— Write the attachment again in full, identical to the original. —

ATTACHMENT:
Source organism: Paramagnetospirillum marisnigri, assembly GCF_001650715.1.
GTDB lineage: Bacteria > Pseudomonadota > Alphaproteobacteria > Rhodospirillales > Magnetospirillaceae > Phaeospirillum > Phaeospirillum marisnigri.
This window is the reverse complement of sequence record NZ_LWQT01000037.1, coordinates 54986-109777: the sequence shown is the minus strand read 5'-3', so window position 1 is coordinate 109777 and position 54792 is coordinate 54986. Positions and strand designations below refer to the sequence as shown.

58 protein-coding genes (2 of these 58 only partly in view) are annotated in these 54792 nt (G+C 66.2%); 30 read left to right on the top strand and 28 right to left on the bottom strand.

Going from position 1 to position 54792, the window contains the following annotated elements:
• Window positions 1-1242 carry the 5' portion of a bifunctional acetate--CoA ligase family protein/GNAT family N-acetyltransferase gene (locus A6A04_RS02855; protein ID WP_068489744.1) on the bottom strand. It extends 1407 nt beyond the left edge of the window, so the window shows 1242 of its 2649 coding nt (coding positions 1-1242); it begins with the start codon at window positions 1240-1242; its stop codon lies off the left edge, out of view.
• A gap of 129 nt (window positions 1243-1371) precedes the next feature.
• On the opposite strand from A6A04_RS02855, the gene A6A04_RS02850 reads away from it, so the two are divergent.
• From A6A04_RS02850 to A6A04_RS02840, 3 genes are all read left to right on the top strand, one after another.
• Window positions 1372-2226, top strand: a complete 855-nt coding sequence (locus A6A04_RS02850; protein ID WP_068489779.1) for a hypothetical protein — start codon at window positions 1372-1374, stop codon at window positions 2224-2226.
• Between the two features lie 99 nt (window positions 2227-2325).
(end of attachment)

Source organism: Paramagnetospirillum marisnigri, assembly GCF_001650715.1.
GTDB lineage: Bacteria > Pseudomonadota > Alphaproteobacteria > Rhodospirillales > Magnetospirillaceae > Phaeospirillum > Phaeospirillum marisnigri.
This window is the reverse complement of sequence record NZ_LWQT01000037.1, coordinates 54986-109777: the sequence shown is the minus strand read 5'-3', so window position 1 is coordinate 109777 and position 54792 is coordinate 54986. Positions and strand designations below refer to the sequence as shown.

58 protein-coding genes (2 of these 58 only partly in view) are annotated in these 54792 nt (G+C 66.2%); 30 read left to right on the top strand and 28 right to left on the bottom strand.

Going from position 1 to position 54792, the window contains the following annotated elements:
• Window positions 1-1242 carry the 5' portion of a bifunctional acetate--CoA ligase family protein/GNAT family N-acetyltransferase gene (locus A6A04_RS02855; protein ID WP_068489744.1) on the bottom strand. It extends 1407 nt beyond the left edge of the window, so the window shows 1242 of its 2649 coding nt (coding positions 1-1242); it begins with the start codon at window positions 1240-1242; its stop codon lies off the left edge, out of view.
• A gap of 129 nt (window positions 1243-1371) precedes the next feature.
• On the opposite strand from A6A04_RS02855, the gene A6A04_RS02850 reads away from it, so the two are divergent.
• From A6A04_RS02850 to A6A04_RS02840, 3 genes are all read left to right on the top strand, one after another.
• Window positions 1372-2226, top strand: a complete 855-nt coding sequence (locus A6A04_RS02850; protein ID WP_068489779.1) for a hypothetical protein — start codon at window positions 1372-1374, stop codon at window positions 2224-2226.
• Between the two features lie 99 nt (window positions 2227-2325).